I came across this quote and love it.  In all our hustling to get things done, maybe we forget the art of knowing what to leave alone.  That feels like wisdom to me – knowing how to prioritize limited resources (time and others) to produce the most good.  And maybe, in streamlining and simplifying, we may be able to find that getting rid of the unnecessary leaves more time for the necessary.

It’s really common that I hear lack of time reported for why an individual may not shop for and prepare nutritious food and balanced meals or be physically active.  I get that everyone’s situation is different and we all decide what takes priority.  However, I also know that carving out time to take care of you allows you to have more energy for other responsibilities and to feel more effective in your life.  As you read what follows, please keep in mind that I do recommend avoiding preoccupation with food plans, menus, nutrition and health.  I’m a big proponent of not just being busy for the sake of being busy and am very opposed to “fitspiration”, diets, food rules or weight, body shape and body size obsession.

I hate to unload the dishwasher; it’s my least favorite household chore.  I’ve delegated that responsibility to my oldest child in the past, but then I couldn’t find anything and some things got broken so I gave him a new chore and took that one back.  Anyway, one day I found myself putting it off so out of curiosity I set a kitchen timer to see how long it actually took me.  From start to finish, including loading dirty dishes that were in the sink, it only took me 5 minutes.  5 minutes!  I probably wasted 3-4 times that amount in precious mental energy by trying to avoid it.  It made me think about how often we make a chore, a responsibility or a task into a bigger deal than it needs to be.

I’ve come to find that the more mindful I am about how I spend my time, the more time I find. It gets hidden behind the Fear Of Missing Out or the Fear Of Keeping Up (social media or DVR being where that comes up for me).  While many may believe that setting boundaries around those things is limiting, I think you will find that it’s actually freeing.  Only you can decided what is restful, rejuvenating and productive vs what is distracting, numbing or time-wasting.

It also seems to me that we all seem to be waiting for that time where life slows down and we get to relax.  If that’s so, I encourage you to set appropriate boundaries, say “no” where necessary and find time to relax.  That’s super important. But I also wholeheartedly believe that hard work can be just as rewarding, invigorating and relaxing.  In fact, as I shared last week, I feel hard work is part of what leads to true confidence.  I believe, and it’s been my experience, that working hard on something you find meaningful can be relaxing and peaceful.  I actually think that wasting time on unnecessary distractions or numbing activities is really what leaves us exhausted.  Essentially, it’s not working hard that exhausts us, it’s constant mental and emotional distractions from what is actually necessary, good and meaningful.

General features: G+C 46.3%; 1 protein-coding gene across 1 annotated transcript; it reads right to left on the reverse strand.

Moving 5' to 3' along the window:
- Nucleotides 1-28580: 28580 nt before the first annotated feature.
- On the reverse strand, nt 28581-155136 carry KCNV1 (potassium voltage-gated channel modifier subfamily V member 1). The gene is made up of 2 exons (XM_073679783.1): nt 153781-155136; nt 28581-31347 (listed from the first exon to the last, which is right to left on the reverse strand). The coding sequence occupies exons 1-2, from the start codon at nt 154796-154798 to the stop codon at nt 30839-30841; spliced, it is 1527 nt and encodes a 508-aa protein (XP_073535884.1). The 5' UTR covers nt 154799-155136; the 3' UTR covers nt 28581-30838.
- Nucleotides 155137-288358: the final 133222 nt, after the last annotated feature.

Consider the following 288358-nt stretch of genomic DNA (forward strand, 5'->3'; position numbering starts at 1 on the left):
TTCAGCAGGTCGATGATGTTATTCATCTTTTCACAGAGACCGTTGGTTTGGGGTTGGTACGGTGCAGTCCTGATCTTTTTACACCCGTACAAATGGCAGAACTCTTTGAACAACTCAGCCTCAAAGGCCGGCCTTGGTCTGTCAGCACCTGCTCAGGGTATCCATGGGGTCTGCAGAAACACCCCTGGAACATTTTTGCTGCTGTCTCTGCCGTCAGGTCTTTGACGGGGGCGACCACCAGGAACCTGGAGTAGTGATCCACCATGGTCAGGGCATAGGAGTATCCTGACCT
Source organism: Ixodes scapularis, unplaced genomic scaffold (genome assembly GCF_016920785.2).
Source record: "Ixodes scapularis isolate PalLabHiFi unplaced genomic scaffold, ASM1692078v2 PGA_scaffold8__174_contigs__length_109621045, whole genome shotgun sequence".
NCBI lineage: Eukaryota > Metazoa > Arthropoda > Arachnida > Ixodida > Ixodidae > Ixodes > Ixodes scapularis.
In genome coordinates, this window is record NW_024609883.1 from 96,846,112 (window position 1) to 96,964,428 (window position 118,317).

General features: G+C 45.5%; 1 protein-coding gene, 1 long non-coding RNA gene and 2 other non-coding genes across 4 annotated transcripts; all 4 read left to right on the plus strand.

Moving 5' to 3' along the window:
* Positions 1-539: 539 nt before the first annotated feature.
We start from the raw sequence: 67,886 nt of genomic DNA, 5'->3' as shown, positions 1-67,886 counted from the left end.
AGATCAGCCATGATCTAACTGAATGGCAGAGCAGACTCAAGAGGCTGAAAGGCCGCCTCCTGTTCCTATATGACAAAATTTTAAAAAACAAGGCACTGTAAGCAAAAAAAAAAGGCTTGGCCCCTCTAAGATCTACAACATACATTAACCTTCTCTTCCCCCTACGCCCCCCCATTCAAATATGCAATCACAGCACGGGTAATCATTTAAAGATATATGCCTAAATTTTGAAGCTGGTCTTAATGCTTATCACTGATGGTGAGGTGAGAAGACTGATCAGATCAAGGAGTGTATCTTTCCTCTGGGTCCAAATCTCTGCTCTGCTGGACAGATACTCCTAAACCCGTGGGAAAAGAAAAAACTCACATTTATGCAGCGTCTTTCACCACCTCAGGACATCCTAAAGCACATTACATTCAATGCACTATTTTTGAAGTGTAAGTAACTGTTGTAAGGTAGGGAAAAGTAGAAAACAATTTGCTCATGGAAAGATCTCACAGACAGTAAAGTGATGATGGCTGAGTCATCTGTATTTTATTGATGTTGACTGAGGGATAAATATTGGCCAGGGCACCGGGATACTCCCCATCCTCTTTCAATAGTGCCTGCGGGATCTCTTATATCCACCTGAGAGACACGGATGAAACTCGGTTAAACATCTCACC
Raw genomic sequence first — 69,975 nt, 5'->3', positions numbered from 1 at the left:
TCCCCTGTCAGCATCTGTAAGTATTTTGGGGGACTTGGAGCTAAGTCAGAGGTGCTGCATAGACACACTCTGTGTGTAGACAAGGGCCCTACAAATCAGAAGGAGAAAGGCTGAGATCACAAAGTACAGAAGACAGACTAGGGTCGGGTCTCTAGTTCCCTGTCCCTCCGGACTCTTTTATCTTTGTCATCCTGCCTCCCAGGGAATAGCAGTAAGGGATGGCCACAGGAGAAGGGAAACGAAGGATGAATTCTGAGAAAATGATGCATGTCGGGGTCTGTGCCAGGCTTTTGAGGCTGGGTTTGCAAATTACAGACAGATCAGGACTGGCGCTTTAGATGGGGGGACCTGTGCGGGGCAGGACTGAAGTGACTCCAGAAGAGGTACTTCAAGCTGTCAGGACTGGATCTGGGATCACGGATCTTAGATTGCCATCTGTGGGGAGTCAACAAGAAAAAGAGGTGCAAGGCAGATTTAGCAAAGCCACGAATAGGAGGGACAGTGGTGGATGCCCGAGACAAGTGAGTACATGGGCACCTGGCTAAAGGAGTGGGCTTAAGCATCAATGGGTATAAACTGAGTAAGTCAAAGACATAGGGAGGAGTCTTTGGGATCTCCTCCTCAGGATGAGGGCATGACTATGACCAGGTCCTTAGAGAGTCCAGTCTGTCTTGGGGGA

So if you’re one that feels like you don’t have enough time to take care of your responsibilities, meet your needs and support your health, I encourage you to cultivate the wisdom for what can be left undone to find time for what you would like to accomplish.  Become aware of what is actually draining your energy, and you may find it’s NOT hard work.  Complaining, comparing, criticizing, avoiding, numbing, doubt, fear, making assumptions, passing judgment….those are more likely to be the true culprits for exhaustion, overwhelm and lack of time.

“Once she stopped rushing through life, she was amazed how much more life she had time for.”

— Amy Rubin Flett

Here’s to living intentionally!

Emily Fonnesbeck RD, CD